NTSB: Amtrak engineer applied emergency brakes; train traveling 106 mph in 50 mph curve

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WASHINGTON (AP) — The family of a New York woman who was head of a Philadelphia educational software startup has confirmed that she was one of seven people killed in the derailment of an Amtrak train.

Rachel Jacobs’ family called her death “an unthinkable tragedy” and said in a statement it “cannot imagine life without her.”

The 39-year-old mother of two and ApprenNet CEO had been traveling home to New York.

Jacobs previously worked at McGraw-Hill, leading the expansion of the company’s career-learning business into China, India and the Middle East. She also worked at Ascend Learning, another education technology firm.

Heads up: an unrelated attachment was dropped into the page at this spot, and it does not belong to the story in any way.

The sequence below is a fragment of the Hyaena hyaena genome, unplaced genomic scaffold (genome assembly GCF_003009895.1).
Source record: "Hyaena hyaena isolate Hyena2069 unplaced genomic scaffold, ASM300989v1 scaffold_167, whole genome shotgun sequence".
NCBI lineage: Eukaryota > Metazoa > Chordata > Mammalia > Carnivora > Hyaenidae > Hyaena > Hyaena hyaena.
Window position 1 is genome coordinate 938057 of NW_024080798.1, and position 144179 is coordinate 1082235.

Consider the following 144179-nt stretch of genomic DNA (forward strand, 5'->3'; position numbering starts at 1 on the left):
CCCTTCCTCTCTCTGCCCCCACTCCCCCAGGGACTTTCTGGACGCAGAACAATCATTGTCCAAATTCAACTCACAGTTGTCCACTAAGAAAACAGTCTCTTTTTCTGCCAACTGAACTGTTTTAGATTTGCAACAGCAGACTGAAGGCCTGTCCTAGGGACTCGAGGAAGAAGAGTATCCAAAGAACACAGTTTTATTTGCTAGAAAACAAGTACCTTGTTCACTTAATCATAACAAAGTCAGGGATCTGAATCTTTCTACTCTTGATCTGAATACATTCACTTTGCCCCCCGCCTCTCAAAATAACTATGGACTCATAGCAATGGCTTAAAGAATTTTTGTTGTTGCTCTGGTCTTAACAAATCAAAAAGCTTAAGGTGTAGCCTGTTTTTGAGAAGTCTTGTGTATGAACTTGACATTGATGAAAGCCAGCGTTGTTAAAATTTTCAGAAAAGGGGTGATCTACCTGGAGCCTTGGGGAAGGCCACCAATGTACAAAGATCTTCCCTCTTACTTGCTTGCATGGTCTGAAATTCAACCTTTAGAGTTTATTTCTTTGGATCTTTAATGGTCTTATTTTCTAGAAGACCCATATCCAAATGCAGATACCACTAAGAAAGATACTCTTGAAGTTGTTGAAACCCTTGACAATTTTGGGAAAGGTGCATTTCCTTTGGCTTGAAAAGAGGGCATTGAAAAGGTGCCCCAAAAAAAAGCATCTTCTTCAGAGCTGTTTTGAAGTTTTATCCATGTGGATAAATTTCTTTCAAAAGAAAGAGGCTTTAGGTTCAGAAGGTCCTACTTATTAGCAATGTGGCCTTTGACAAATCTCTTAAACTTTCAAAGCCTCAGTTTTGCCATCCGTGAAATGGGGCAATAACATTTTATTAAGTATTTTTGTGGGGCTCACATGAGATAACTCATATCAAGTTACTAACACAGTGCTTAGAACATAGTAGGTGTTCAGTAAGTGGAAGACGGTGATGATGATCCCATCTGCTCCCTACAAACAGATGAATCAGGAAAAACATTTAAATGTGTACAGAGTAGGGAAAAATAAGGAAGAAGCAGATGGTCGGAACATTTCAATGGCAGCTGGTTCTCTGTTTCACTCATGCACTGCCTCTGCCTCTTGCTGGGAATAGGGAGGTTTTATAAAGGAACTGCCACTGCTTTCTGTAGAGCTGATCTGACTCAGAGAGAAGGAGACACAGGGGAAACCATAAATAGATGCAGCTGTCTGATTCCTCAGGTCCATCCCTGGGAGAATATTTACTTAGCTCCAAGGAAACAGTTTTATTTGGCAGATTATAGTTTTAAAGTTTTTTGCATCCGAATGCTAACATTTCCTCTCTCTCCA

Her family called her “a wonderful mother, daughter, sister, wife and friend.”

Also killed was a Wells Fargo senior vice president.

Company spokeswoman Elise Wilkinson confirmed Abid Gilani’s death.

According to his LinkedIn page, Gilani had been with Wells Fargo in New York about a year.

Earlier, a National Transportation Safety Board official says the engineer applied the emergency brakes moments before the crash.

National Transportation Safety Board member Robert Sumwalt said Wednesday that the train was traveling at 106 mph when the engineer hit the brakes Tuesday night.

The derailment took place as the train entered a curve where the speed limit is 50 mph. The speed limit on the track just prior to the curve is 70 mph.

The accident closed the nation’s busiest rail corridor between New York and Washington.

The crash killed seven people and injured about 200 others in Philadelphia.

The dead included an employee of The Associated Press and a midshipman at the U.S. Naval Academy.

Philadelphia police officials say the engineer declined provide a statement to investigators.

They say the engineer also had an attorney when he left a meeting with investigators. The engineer has not yet been identified.

 

 

 

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